We Review The New Album From Unwanted Guest – Grave Metallum
Seventh Son’s Dave Fox marches confidently following 2021’s self-titled EP of last to bring a collection of songs of the hard-rock variety on his debut album, Grave Metallum.
The solo project, Unwanted Guest was started during 2020’s lockdown during a break from live performing. Fox wrote and produced the album himself as well as playing every instrument.
It’s a hardworking hard-rock entourage with influences of the 90s, especially Alice In Chains with dashing of speed-metal and modern rock with fat chords and sweeping solos.
Wearing his influences on his sleeve doesn’t quite work with this genre as a lot of moments on the record feel like impersonation rather than influence. Granted the lyrics are truly that of Fox or the features from Barnsley poet, Jo Fearon but instrumentally it does sound copy and paste, especially the grunge numbers.
At the same time instrumentally, each instrument is well complimented by Fox’s playing styles whether that be the drums, guitars, or bass, each instrument is delivered in a fiery manner. This is a very guitar-focused record but nothing feels ignored and shows Fox’s strengths as a capable musician.
The title track begins very tongue-in-cheek with TV and radio announcements over the lsat 70 years of huge musician deaths. The focus of the song, however, is that rock isn’t dead with lots of rock music references. It’s certainly an exception to the album where Fox’s vocals don’t sound like they’re from North America.
The chorus at the same time says there’s no one left to play so is rock dead or not? Out of nowhere, the track descends into a circus-esc sound which references the circus subject earlier in the track. The circus is the Grave Metallum itself where all rockstars go. It does feel a bit cheesy as a transition but at least it stands out as trying something different on the record.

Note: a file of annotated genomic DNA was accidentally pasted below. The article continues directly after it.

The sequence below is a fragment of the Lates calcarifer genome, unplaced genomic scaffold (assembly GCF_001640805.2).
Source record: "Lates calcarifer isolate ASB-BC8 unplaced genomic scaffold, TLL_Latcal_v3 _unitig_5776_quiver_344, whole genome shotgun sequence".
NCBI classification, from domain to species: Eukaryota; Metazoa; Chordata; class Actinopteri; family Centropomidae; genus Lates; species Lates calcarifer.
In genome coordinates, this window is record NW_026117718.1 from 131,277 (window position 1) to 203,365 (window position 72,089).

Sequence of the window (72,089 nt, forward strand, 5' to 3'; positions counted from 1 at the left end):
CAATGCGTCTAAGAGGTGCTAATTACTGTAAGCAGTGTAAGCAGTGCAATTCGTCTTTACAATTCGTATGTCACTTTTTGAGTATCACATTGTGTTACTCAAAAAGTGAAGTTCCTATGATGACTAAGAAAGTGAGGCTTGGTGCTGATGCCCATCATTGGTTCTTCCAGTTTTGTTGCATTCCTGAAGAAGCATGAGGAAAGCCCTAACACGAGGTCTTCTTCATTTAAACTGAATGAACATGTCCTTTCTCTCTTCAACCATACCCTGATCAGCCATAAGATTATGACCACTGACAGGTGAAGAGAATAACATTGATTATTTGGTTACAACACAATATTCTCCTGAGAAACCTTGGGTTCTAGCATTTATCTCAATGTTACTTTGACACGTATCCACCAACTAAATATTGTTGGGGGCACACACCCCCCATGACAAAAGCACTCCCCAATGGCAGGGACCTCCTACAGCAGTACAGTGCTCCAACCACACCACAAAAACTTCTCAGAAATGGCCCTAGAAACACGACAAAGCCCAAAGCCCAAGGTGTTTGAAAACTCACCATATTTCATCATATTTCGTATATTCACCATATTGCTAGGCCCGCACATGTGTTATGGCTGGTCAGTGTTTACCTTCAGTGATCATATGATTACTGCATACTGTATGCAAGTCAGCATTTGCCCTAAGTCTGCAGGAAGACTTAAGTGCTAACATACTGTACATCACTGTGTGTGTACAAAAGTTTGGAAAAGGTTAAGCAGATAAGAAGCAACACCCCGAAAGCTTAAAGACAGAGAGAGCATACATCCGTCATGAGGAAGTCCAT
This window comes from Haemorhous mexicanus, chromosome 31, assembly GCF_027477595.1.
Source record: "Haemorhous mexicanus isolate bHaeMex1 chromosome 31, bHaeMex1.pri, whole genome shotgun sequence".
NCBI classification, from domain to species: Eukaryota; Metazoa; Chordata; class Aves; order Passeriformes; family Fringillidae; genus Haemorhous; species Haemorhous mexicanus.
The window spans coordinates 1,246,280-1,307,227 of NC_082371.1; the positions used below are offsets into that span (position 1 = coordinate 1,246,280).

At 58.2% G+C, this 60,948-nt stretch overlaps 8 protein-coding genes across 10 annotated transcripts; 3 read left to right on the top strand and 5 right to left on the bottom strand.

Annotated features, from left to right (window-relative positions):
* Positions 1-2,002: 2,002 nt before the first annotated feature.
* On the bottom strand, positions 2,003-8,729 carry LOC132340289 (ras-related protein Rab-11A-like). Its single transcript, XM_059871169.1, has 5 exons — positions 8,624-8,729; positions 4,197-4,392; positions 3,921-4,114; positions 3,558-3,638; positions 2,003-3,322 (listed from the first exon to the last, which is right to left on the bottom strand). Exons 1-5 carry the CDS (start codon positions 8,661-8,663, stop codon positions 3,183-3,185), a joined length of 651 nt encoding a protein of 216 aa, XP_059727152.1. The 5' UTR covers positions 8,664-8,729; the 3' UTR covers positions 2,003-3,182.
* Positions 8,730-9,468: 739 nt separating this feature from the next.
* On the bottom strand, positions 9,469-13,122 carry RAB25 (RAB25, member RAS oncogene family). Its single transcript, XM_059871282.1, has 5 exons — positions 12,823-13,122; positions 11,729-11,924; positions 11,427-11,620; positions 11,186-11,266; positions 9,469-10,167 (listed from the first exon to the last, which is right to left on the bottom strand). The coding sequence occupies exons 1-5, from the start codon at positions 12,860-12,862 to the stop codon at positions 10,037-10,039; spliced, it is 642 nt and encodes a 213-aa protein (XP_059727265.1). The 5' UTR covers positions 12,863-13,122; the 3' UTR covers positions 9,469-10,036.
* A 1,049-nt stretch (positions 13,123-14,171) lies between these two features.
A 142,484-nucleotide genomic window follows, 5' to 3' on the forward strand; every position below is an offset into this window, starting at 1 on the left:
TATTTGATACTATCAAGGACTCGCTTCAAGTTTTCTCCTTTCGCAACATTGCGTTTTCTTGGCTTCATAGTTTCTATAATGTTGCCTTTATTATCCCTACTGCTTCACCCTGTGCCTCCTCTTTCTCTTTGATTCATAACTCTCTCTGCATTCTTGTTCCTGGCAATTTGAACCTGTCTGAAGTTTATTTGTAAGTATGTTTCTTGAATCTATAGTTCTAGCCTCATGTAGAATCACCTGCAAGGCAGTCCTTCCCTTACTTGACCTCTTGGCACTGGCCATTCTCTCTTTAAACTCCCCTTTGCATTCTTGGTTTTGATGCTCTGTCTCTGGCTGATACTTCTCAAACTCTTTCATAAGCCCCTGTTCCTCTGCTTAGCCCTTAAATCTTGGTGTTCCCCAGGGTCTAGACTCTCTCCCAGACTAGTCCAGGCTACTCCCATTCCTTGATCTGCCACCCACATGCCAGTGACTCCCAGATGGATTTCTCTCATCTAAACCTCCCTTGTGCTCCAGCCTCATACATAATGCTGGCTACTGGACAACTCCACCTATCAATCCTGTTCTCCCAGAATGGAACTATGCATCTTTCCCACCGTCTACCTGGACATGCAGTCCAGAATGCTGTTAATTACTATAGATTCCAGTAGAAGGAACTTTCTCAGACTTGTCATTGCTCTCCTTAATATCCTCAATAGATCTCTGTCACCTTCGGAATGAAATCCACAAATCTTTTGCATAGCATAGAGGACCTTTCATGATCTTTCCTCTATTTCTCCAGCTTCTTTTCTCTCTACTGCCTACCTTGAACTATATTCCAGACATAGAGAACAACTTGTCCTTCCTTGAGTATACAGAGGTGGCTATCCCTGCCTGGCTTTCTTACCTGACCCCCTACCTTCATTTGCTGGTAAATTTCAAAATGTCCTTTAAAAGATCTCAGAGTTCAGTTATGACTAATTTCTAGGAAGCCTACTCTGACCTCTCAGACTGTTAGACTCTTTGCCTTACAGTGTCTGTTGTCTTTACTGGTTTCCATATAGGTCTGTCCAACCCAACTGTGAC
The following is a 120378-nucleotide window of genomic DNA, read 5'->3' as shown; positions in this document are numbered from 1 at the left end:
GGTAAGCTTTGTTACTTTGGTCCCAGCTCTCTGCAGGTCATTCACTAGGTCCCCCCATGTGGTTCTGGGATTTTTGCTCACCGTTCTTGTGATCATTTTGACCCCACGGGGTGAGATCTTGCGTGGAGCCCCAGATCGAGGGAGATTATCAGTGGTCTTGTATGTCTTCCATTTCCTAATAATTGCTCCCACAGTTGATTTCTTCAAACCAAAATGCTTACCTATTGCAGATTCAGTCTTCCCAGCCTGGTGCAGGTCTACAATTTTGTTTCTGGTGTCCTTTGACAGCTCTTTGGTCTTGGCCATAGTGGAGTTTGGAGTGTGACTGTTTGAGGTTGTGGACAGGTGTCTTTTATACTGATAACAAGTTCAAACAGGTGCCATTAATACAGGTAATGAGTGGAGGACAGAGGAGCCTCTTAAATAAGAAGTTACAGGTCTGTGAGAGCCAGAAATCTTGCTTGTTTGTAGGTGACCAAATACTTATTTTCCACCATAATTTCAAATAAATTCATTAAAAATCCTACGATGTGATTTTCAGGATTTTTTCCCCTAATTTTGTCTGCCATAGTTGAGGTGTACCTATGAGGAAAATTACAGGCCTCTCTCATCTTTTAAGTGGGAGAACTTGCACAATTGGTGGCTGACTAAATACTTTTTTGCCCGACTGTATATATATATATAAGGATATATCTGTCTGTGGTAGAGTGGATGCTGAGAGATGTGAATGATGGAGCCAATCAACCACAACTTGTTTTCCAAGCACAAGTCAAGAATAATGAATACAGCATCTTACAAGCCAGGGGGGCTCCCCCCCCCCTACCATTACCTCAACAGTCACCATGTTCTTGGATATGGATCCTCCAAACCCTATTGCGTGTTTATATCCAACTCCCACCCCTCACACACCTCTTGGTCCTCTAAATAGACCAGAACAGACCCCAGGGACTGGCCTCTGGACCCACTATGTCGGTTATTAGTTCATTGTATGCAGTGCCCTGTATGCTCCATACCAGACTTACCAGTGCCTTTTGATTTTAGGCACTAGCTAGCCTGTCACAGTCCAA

All of the tracks on last year’s EPmake it onto the album including the band name track which is full of raucous riffs and chunky distortion. The earlier tracks have all slotted nicely into place as the album blends different genres together.
As we reach the closing tracks of the album the beat and vocals are of a similar fashion, but if you love your rock hard and crunchy like cereal without the milk then Unwanted Guest is perfect for you. If you like rock that’s aged but still tweaked then this album is for you.
The vocals despite sounding of the American range, are expertly delivered with soaring notes that reminisce 80s hair metal and has to be Fox’s most dynamic sound on the record. Accompanying this is the production quality of the record that feels like you could pick up Unwanted Guest and place him anywhere within the last 35 years. If it had been released in 1992 it would have been huge, but in 2022 it lacks anything new for this reviewer.